Coronavirus: step by step guide to having a vaccine approved
Five-stage process – discovery research, pre-clinical, clinical development, regulatory review and manufacturing and delivery
There are about 160 coronavirus vaccines in various stages of production as governments and pharmaceutical companies race to find a treatment for Covid-19.
It is hoped one of them will be a sterilising vaccine that can wipe out Covid -19, but it is also possible that none will be effective enough to go into production.
In the high-risk, high-cost world of drug development, it is also possible that a second generation of medicine will build on any success from the current race.
The rules for finding the vaccine are changing as testing processes that normally take years to complete are reduced to months.
Prof Lawrence Young, a virologist at Warwick University who specialises in how diseases can develop, explains the process of trials.
“There are five stages in producing and developing a vaccine – discovery research, pre-clinical, clinical development, regulatory review and manufacturing and delivery,” Prof Young said.
During discovery research, scientists try to understand how a virus behaves and the likely immune responses. This stage normally takes between two and five years.
When scientists have identified a potential vaccine and immune response, they move to the pre-clinical stage where they can help to find a type of vaccine to develop.
Prof Young said the medicine developed at the University of Oxford stitches the coronavirus model into a harmless virus that is good at delivering the vaccine.
“It uses the surface spike of protein but does not give you a heavy dose. The tried and tested approach is to ‘make the virus and inactivate it", or kill it.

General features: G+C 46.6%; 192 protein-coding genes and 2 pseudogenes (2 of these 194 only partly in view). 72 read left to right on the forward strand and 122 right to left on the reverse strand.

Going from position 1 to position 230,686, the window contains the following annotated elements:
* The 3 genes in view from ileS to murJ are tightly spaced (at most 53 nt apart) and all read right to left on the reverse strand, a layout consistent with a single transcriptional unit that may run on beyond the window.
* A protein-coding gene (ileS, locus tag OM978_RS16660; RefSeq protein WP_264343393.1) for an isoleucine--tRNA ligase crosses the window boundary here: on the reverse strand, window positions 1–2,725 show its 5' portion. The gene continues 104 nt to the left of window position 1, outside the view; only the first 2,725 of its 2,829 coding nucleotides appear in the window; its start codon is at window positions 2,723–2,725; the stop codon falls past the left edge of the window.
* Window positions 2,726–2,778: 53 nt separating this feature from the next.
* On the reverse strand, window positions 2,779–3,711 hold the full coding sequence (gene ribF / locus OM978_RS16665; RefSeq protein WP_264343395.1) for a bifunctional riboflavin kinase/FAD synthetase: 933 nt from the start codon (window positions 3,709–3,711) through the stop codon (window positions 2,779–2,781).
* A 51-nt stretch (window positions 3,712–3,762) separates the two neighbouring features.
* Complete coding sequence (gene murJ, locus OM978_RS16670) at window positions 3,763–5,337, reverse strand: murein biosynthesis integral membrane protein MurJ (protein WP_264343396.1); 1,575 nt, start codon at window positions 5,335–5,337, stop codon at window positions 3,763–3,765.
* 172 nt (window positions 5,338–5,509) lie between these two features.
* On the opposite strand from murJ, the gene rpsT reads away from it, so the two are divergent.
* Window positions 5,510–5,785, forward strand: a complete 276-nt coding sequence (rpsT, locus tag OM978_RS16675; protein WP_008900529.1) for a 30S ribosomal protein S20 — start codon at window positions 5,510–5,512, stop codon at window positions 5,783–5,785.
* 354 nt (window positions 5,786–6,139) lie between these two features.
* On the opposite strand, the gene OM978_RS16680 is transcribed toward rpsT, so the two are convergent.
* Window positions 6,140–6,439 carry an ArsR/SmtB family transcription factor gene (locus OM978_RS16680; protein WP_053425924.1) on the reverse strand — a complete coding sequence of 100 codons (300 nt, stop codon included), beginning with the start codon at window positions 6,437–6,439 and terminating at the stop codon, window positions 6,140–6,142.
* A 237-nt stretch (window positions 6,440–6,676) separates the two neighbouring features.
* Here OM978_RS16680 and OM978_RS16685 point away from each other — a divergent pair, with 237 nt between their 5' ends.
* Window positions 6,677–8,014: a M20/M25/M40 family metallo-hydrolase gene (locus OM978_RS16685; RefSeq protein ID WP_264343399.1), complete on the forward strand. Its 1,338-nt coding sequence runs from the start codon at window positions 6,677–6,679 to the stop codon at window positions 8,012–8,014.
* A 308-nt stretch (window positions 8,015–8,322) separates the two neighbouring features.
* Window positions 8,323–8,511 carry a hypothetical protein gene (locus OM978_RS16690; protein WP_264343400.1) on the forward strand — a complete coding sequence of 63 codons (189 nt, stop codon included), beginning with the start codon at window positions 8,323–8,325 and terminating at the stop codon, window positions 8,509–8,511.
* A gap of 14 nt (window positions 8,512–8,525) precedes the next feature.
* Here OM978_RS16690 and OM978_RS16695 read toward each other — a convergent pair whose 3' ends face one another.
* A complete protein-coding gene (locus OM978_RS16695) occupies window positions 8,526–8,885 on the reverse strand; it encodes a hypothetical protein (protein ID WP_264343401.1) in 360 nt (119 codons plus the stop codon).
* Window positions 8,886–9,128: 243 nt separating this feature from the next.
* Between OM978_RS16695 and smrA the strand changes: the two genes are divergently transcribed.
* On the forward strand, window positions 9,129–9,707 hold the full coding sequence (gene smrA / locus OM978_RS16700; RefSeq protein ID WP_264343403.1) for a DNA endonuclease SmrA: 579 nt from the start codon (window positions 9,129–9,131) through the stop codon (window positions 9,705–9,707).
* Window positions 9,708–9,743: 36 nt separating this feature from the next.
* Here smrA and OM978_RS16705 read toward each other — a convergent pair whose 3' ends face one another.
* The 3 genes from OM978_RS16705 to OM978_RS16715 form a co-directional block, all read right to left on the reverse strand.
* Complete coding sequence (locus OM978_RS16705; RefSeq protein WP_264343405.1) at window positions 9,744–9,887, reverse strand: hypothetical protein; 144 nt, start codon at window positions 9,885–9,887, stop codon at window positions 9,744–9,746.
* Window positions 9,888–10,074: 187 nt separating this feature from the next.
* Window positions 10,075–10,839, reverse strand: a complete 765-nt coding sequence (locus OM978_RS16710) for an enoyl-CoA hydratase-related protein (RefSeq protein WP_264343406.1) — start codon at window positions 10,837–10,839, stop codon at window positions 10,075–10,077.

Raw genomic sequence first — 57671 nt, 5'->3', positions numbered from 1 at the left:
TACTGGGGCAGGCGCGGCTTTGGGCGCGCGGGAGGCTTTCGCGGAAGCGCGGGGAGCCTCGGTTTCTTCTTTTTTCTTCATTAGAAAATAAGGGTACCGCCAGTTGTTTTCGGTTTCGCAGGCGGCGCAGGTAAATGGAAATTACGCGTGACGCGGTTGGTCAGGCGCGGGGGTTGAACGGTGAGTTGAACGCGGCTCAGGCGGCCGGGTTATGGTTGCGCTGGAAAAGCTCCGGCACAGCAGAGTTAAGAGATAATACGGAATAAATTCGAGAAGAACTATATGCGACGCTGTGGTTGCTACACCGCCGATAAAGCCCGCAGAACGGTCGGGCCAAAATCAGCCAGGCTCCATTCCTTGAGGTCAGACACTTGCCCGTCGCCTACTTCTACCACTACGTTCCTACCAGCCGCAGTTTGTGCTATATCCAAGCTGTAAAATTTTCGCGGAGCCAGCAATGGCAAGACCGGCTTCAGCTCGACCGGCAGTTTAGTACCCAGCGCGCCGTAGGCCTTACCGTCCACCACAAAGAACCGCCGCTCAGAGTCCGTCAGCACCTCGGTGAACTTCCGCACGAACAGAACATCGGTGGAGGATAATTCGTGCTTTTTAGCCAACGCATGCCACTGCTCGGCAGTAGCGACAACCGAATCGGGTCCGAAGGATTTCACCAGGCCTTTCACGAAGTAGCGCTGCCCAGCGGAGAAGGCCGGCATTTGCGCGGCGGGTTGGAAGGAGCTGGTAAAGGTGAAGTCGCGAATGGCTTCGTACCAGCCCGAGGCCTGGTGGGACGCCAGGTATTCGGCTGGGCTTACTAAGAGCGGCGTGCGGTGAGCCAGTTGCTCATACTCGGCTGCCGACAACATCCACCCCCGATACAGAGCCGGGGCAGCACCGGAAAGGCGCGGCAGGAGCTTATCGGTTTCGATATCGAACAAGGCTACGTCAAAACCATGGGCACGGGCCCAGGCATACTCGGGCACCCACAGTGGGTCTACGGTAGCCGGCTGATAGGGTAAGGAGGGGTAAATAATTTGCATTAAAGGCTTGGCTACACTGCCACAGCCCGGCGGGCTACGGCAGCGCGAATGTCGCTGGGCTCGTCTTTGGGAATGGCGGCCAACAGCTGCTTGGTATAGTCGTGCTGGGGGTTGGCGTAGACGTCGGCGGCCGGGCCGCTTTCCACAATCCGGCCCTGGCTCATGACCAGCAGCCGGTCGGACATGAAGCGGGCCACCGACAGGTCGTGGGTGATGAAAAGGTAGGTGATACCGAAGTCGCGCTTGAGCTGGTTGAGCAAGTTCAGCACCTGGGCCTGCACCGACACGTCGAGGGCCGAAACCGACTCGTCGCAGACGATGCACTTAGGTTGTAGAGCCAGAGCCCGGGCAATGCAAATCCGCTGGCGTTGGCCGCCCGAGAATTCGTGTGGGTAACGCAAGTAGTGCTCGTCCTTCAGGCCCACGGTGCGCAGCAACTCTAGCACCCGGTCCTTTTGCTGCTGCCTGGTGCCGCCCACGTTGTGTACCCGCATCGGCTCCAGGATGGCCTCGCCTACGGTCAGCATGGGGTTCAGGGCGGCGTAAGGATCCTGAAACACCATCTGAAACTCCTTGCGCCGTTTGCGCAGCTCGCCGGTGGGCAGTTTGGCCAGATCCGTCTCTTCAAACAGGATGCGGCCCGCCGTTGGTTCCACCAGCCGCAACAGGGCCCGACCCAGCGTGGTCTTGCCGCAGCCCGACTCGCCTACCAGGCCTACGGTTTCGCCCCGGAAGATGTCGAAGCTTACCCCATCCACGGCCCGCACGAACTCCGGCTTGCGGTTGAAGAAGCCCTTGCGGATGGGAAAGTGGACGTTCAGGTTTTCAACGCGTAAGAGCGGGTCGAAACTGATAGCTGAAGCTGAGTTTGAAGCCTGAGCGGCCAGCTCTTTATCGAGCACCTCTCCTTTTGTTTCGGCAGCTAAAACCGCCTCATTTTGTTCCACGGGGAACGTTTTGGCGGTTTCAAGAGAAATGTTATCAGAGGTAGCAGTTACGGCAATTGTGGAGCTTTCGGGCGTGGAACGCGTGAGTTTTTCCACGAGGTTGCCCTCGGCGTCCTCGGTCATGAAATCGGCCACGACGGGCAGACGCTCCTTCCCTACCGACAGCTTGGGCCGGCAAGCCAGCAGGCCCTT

The pre-clinical stage also uses animals and laboratory testing to help assess the drug’s safety.
Phase 3 assesses if the vaccine reduces the diseases and infection
Clinical research is where all new medicine goes through three phases of testing.
“Phase 1 is about safety testing," Prof Young said.
"We take a small number of people, perhaps 10 or 15, and check a dose and make sure it does not have severe side effects.
“We are not looking at the different outcomes, just making sure it is safe in humans and whether we can identify a safe dose.
“Phase 2 is checking it has the right immune response. At the moment, we don’t know what an effective immune response is.
“Several hundred people take part in this phase. For the Oxford vaccine trial they had more than 1,000 people.
“Phase 3 assesses if the vaccine reduces the diseases and infection.”
Regulatory review is the final stage in the approval process, where data from all the human trials are assessed by national or international authorities.
In the UK, that is the Medicines and Healthcare Products Regulatory Agency. In the EU, it is the European Medicines Agency, and the US has the Food and Drug Administration.
Once approved, the final stage is manufacture and delivery, which can involve building new factories or labs to produce the drug in sufficient quantities to meet demand.
The pharmaceutical companies must also ensure there is a supply route to get it into hospitals and surgeries.
Why are things moving so fast with the coronavirus trials?
Normally, each stage of development can take years, but less than a year after the first coronavirus patient was identified, 160 vaccines are in development.
Most will not reach production.
Prof Young said an influx of government money, streamlined processes and parallel operations all helped to speed up the vaccine process.
Government money is helping to reduce the risks for the pharmaceutical companies.
Factories are being built on the hope that a drug will become approved as a successful vaccine, in a risk that normally would not be taken until after the drug is approved.
Prof Young said it was hoped that a sterilising vaccine would be found, which you would take it once and not need booster shots.
He said it was also possible that a second generation of drugs would be needed to achieve that goal.
Prof Young said that of the vaccines in development, four were in Phase 3, 12 in Phase 2, and 18 in Phase 1.
Prof Sarah Gilbert, who is leading the Oxford team, told the BBC’s Today programme that it was too early to know if their vaccine could become a sterilising vaccine.
“We can only know that when the Phase 3 trials have got much further along, when we have a lot of people vaccinated, half with coronavirus vaccine and half with another vaccine, and we start to count the number of infections in those trials," Prof Gilbert said.
"And that’s very unpredictable. It depends on the cases that are happening in the areas where vaccinations are taking place.
"Case numbers have been going up and down in different countries, so it’s very hard to understand when we’ll get those results."
Updated: July 22, 2020 02:31 AM